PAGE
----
So what is going on here? It is an inevitable consequence that two operators associated with quantities which are Fourier conjugate variables would be non-commuting. Therefore, the non-commuting property is an inevitable result of Fourier theory. Quantum mechanics inherits this property because the Planck relationship converts the phase space variables, momentum and position, into Fourier conjugate variables.

So, is Fourier analysis then the fundamental property? Well, no. There is a more fundamental property. The reason why Fourier conjugate variables lead to non-commuting operators is because the bases associated with these conjugate variable are mutually unbiased.

We can again think of Fourier optics to understand this. The basis of the angular spectrum consists of the plane waves. The basis of the beam profile are the points on the transverse plane. Since plane waves have the same amplitude at all points in space, the overlap of a plane wave with any point on the transverse plane gives a result with the same magnitude. Hence, these two bases are mutually unbiased.

Although Fourier theory always leads to such mutually unbiased bases, not all mutually unbiased bases are produced by a Fourier relationship. Another example is found with Lie algebras. For example, consider the Lie algebra associated with three dimensional rotations. This algebra consists of three matrices called the Pauli matrices. We can determine the eigenbases of the three Pauli matrices and we’ll see that they are mutually unbiased. These three matrices do not commute. So, we can make a general statement.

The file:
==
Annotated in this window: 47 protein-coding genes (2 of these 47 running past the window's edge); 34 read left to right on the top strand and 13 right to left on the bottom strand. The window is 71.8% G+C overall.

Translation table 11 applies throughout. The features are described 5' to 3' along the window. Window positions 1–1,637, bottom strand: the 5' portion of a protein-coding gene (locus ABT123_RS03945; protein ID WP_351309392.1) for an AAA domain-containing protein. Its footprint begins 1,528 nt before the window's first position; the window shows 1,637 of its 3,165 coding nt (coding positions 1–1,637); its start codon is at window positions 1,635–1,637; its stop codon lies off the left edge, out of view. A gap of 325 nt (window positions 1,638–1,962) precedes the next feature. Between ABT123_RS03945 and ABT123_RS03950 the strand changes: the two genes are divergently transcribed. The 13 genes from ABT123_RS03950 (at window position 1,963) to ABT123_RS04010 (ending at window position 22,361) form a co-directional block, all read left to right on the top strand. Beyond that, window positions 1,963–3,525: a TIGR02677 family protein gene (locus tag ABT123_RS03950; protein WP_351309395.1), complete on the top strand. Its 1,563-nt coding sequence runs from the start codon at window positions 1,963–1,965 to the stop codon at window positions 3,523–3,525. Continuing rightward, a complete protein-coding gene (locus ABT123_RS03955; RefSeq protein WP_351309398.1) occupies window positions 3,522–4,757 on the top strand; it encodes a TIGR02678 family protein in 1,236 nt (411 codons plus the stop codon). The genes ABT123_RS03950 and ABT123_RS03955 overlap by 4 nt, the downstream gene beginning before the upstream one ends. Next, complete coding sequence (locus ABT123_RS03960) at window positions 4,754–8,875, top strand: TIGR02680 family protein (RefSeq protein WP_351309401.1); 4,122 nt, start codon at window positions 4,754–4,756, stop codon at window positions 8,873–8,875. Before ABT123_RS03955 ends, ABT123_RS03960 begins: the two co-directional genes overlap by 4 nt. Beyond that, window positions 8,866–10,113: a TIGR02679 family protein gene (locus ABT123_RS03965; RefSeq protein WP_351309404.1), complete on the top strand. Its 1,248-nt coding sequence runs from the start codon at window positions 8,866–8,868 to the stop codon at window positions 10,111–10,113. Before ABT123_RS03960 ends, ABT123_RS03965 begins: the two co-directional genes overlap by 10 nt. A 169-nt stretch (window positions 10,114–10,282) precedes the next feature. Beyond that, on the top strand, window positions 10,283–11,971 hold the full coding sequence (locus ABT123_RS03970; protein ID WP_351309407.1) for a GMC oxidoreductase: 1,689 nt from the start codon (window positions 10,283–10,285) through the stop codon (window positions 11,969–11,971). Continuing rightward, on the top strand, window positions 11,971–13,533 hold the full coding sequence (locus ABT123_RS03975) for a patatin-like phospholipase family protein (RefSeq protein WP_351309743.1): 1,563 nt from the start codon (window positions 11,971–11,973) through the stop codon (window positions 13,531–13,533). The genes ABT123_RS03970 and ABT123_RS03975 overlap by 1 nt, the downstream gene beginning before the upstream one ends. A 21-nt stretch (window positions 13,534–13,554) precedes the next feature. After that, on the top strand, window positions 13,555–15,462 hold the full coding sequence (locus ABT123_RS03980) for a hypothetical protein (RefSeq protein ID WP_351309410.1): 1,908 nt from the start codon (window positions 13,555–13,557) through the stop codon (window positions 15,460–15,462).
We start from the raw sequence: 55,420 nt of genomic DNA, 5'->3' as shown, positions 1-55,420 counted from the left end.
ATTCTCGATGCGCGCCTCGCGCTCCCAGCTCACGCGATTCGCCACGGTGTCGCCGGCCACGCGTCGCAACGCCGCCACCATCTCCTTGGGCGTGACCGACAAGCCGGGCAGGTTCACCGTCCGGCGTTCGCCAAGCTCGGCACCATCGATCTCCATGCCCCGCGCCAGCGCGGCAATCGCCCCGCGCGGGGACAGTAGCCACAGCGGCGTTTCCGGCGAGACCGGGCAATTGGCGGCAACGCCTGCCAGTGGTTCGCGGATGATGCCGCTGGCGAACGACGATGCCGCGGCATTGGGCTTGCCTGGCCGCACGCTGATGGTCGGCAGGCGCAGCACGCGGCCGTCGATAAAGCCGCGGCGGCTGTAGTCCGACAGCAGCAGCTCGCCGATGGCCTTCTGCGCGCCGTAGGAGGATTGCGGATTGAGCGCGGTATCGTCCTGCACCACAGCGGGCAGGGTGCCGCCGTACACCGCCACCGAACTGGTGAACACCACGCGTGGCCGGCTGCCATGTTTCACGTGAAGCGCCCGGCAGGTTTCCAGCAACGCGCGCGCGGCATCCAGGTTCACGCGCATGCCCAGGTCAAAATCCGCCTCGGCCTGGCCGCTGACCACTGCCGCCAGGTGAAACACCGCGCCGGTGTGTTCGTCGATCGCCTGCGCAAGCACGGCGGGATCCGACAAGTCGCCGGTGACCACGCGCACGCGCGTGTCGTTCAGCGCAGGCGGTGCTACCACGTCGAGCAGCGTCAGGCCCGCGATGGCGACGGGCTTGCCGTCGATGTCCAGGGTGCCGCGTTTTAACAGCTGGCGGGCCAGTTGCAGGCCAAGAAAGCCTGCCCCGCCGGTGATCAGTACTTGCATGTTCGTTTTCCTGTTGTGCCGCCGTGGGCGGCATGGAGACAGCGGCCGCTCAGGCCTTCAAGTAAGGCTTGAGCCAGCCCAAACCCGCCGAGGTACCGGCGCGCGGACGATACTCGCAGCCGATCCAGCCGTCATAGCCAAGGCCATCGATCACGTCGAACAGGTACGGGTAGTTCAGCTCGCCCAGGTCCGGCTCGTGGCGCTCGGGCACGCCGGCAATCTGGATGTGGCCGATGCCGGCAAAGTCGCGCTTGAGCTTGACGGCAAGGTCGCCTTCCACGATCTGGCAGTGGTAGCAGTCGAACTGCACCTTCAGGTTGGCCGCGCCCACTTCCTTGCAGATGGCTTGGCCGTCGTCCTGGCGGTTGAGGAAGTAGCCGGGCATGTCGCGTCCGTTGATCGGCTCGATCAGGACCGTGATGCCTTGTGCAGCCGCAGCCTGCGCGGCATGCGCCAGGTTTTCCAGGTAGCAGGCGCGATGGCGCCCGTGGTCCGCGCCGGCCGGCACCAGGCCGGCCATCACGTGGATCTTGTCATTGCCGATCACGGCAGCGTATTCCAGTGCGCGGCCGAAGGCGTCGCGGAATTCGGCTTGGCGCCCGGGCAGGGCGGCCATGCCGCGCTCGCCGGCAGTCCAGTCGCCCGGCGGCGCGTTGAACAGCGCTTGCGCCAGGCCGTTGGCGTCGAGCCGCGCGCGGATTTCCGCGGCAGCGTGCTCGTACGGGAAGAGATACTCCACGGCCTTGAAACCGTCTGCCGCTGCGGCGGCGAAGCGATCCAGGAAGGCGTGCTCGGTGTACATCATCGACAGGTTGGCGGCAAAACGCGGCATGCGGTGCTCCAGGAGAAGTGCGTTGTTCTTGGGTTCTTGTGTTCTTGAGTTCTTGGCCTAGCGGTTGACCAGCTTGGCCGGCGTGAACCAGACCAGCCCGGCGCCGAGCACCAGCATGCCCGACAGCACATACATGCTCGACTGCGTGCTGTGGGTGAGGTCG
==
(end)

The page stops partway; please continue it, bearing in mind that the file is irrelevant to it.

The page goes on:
Two operators are maximally non-commuting if and only if their eigenbases are mutually unbiased

The reason for the term “maximally” is to take care of those cases where some degree of non-commutation is seen even when the bases are not completely unbiased.

Although the Pauli matrices are ubiquitous in quantum theory, they are not only found in quantum physics. Since they represent three-dimensional rotations they are also found in purely classical scenarios. Therefore, their non-commutation has nothing to do with quantum physics per se. Of course, as we already showed, the same is true for Fourier analysis.

So, if we are looking for some fundamental principles that would describe quantum physics exclusively, then non-commutation would be a bad choice. The hype about non-commutation in quantum physics is misleading.

This image has an empty alt attribute; its file name is 1C7DB1746CFC72286DF097344AF23BD2.png